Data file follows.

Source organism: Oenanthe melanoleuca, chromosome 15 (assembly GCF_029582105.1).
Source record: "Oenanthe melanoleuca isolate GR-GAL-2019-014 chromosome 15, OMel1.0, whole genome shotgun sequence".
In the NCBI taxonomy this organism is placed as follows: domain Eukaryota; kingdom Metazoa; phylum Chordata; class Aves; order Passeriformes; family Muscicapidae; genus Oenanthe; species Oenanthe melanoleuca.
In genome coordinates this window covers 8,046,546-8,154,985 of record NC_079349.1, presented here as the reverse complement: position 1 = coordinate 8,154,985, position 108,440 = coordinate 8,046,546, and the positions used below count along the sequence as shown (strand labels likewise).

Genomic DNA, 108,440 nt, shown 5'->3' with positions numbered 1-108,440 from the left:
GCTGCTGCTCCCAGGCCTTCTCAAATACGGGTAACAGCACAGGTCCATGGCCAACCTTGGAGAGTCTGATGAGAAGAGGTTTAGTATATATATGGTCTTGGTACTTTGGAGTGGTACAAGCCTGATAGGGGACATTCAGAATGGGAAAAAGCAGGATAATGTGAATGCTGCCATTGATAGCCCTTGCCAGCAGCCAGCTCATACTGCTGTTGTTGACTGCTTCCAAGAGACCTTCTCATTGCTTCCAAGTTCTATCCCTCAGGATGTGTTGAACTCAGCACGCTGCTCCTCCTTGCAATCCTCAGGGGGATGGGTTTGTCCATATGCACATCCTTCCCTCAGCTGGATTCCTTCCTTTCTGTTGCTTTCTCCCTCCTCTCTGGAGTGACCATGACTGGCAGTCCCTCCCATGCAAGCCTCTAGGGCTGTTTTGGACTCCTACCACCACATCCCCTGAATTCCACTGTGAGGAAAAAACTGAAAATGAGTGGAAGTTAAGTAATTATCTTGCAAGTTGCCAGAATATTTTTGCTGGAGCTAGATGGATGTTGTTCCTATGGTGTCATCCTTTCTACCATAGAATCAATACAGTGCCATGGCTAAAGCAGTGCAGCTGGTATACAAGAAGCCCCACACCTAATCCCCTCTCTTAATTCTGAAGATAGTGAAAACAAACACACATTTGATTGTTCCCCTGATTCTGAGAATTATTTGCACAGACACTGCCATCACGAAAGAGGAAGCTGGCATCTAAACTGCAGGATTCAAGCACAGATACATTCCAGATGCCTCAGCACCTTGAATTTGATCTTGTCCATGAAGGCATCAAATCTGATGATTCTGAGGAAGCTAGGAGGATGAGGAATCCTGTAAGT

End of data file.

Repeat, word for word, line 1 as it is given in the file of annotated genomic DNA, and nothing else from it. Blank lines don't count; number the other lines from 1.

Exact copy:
Source organism: Oenanthe melanoleuca, chromosome 15 (assembly GCF_029582105.1).